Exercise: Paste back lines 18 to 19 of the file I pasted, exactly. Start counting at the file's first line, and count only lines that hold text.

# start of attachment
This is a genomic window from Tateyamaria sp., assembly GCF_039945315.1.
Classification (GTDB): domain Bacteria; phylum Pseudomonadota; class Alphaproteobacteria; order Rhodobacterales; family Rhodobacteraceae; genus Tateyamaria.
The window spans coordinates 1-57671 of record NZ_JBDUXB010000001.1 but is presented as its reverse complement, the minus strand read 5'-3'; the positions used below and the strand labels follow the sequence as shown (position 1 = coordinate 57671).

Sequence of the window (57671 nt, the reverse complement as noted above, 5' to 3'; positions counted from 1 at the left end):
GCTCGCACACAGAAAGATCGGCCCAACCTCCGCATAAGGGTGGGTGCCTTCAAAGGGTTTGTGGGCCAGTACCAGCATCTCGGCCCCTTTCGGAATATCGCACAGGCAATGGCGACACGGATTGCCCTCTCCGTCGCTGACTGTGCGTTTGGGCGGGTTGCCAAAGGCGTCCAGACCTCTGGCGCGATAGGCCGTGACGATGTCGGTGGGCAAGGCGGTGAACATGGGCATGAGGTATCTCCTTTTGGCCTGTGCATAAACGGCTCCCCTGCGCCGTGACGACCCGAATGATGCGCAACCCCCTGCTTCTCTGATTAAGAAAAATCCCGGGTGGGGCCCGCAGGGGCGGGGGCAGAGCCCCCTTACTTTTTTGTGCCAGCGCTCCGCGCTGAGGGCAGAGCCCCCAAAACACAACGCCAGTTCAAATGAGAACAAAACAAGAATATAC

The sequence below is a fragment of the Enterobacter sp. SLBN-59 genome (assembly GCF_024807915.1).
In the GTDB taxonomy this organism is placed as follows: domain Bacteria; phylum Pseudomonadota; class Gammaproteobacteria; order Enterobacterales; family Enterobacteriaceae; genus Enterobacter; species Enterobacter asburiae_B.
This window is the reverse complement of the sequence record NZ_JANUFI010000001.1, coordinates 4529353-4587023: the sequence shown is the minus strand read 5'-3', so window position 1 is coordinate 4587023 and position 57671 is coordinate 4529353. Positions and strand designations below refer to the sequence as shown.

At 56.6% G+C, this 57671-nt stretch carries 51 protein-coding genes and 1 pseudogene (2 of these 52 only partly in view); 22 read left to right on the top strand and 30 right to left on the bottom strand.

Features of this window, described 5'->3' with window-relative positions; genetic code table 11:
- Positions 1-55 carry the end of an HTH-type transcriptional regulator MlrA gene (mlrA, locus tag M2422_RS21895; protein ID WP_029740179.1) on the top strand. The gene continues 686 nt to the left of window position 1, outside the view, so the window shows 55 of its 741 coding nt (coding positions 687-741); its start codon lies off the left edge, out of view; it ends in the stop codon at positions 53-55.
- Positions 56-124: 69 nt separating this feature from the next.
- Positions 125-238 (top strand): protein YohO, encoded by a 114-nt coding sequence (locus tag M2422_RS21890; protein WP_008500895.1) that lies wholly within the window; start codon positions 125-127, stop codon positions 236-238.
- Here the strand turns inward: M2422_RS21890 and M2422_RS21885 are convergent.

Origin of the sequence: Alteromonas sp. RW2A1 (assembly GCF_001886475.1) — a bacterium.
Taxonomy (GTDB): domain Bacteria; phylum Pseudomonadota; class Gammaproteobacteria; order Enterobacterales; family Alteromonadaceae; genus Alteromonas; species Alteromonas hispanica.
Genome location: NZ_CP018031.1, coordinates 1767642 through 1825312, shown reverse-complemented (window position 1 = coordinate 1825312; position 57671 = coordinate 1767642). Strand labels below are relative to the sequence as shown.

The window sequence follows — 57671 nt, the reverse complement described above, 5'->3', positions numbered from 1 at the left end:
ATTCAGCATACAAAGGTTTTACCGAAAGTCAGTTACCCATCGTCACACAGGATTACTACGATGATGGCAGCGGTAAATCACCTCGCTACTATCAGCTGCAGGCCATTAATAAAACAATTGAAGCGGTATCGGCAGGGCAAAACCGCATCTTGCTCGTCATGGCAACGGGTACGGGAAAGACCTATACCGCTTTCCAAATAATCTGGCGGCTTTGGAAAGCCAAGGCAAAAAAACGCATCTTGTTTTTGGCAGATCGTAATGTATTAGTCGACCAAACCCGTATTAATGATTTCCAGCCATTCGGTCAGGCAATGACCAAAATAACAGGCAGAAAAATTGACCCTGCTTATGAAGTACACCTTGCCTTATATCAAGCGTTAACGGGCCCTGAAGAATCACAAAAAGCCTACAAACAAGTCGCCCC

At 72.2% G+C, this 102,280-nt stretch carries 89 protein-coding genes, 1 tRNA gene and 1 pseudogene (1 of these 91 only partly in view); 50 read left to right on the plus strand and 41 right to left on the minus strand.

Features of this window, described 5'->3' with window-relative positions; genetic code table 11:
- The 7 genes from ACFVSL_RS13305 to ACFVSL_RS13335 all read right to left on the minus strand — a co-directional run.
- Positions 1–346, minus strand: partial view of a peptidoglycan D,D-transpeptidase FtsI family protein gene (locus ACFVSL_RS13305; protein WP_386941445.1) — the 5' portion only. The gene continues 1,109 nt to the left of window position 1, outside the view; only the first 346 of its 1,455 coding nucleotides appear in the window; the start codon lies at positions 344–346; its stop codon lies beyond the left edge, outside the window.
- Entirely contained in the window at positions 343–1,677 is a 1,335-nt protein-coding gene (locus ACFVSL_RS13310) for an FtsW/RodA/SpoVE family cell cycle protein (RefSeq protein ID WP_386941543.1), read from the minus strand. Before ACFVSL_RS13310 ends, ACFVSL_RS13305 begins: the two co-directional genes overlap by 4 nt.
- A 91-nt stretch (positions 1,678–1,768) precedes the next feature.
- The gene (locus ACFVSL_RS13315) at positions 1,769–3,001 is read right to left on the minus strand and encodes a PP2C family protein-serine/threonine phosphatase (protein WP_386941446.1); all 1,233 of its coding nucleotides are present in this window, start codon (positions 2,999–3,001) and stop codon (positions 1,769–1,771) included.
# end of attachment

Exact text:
The window sequence follows — 57671 nt, the reverse complement described above, 5'->3', positions numbered from 1 at the left end:
ATTCAGCATACAAAGGTTTTACCGAAAGTCAGTTACCCATCGTCACACAGGATTACTACGATGATGGCAGCGGTAAATCACCTCGCTACTATCAGCTGCAGGCCATTAATAAAACAATTGAAGCGGTATCGGCAGGGCAAAACCGCATCTTGCTCGTCATGGCAACGGGTACGGGAAAGACCTATACCGCTTTCCAAATAATCTGGCGGCTTTGGAAAGCCAAGGCAAAAAAACGCATCTTGTTTTTGGCAGATCGTAATGTATTAGTCGACCAAACCCGTATTAATGATTTCCAGCCATTCGGTCAGGCAATGACCAAAATAACAGGCAGAAAAATTGACCCTGCTTATGAAGTACACCTTGCCTTATATCAAGCGTTAACGGGCCCTGAAGAATCACAAAAAGCCTACAAACAAGTCGCCCC